is therefore incorrect and misleading. Your interpretation is, to my mind, simply an overreach. That is to say, Walker does not make the case for a discredited CiCO model of obesity, and you may have misled your readers (who may not have read the book) but who repeat the claim that the foreword makes the case for CICO. Walker says: “the real problem is the modern human is that we are living against our physiology, which is basically that of a hunter-gatherer.” – hardly the comment of a CICO advocate. Walker asks us to challenge the collective (nutritional) wisdom and to question much of the accepted dogma. (I really think you should change your review.)

  2. It’s a pity that the foreword is stuck in the CICO model that has held us back for so long. According to this theory western societies suddenly got greedy and lazy in the 1970s. Really? How did that happen?

    Of course most readers here will think it might have something to do with the complete reversal of our dietary guidelines. From the 1820s – 1970s all dietary guidance in English warned against the over consumption of carbohydrates. For example, in 1963 the British Journal of Nutrition stated, “Every woman knows carbohydrates are fattening, this is a piece of common knowledge, which few nutritionists would dispute.” (Quoted by Gary Taubes).

    In the 1980s we did a full and sudden reversal: carbs were in and fat was out because it supposedly caused heart disease. This change was made with the sole aim of reducing heart disease. It had nothing whatsoever to do with obesity and diabetes, which both accelerated rapidly and eventually became the problems we see today.

    The medical profession mostly has little idea that the current low-fat othodoxy is a blip in our history. It will in time be in a similar medical category to bloodletting and miasma. Only pharma and junk food are keeping this stupidity artificially alive, along with the dumb, compromised friends in public health.

    • When my mother was young some people still called dieting “Banting” the first time around. From then until when I was young “everyone knew” that if you wanted to lose weight you cut back on sugars and especially starches. In all that time there were few fat people, and especially children, and ironically it was often blamed on “glands”. Not many diabetics or other metabolically ill people either – and of course diabetes was treated with a low carb diet.

      Now it’s getting to where the thin kid in class is the anomaly, and the majority of the population is either fat or ill or both. And we are just starting to see the inevitable rise in Alzheimers.

      Many doctors and researchers, and most dieticians, are too young to remember when this was the case, and too blinded to realise the massive flaw in the logic that the reason for all the obesity and disease is that actually no-one is following their low fat recommendations. Obviously for millennia we ate low fat diets, right up until they were invented, then we suddenly stopped. How can grownups actually believe that?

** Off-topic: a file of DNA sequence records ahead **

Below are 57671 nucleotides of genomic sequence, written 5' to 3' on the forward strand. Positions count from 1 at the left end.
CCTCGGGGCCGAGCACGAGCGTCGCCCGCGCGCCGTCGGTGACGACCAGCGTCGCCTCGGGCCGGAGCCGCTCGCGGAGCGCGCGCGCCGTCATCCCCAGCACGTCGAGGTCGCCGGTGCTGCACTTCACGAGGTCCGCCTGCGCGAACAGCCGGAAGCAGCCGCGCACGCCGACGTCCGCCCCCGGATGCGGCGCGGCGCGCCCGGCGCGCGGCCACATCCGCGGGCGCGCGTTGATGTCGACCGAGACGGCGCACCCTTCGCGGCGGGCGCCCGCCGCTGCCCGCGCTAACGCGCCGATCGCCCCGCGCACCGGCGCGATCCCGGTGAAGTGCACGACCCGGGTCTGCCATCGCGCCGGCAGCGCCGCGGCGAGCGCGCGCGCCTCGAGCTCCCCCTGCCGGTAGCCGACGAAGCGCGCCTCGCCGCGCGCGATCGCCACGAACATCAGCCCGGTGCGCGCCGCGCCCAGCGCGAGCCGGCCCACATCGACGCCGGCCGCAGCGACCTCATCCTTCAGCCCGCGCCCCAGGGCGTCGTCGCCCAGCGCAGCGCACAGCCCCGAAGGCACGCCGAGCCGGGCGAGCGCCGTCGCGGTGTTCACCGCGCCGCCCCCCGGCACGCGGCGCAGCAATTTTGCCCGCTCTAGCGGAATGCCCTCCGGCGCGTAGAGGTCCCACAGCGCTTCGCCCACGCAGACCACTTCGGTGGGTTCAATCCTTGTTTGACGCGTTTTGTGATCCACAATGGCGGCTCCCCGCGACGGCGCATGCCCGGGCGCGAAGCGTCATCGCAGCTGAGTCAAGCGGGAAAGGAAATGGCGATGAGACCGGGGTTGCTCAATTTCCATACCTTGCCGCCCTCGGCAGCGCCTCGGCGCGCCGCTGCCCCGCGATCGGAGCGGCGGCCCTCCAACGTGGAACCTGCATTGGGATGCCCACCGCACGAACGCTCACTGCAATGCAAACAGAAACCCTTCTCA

• Chris, I agree. My children don’t notice overweight and obese people as I do. It’s the new norm for them. I advise people to look at family pictures from their grandparents’ time. Fat people simply aren’t there to be seen. Look at well-fed pictures of soldiers in the Second World War and you see men who would now be called ‘skinny’.

        Even in my childhood, fat kids were rare. The few that did exist were the overly indulged children of daft, rich parents, who ate lots of sweet stuff and strange, exotic foods like pasta.

        According to a NHS report quoted in The Times, 48% of parents who have obese children thought their children were the right weight. For just overweight children, the number of parents who thought they were the right weight was 91%. Nine out of ten parents can’t tell their children are overweight! The Chief Medical Officer expressed her shock.

        Shockingly, 20% of children starting primary school, aged four or five, are overweight or obese. That rises to 33% when moving on to upper school, aged just eleven. One in five eleven year olds is obese.

        This is the world the low-fat diet and dimwit dietitians have given to us. In the 1960s there were very few gyms, and even fewer dietitians, and the population was overwhelmingly slim.

        • Some of my mother’s other observations – there might be at most one Type 1 diabetic (and often none) and one or two kids with asthma or allergies in the entire school.

          A clueful consultant I knew back in the early eighties observed that what were considered to be “genetic” diseases, for example gallstones and Crohn’s, were not only becoming commoner but changing in incidence, so some environmental factor(s) must be driving the gene expression. In retrospect he had also discovered “metabolic syndrome” before or around the same time as Gerald Reaven, but the times being what they were he blamed all of this on (saturated) fat. If he was still alive I suspect he might have modified his beliefs in the light of current developments – would that many others in the medical field could make observations rather than regurgitate dogma.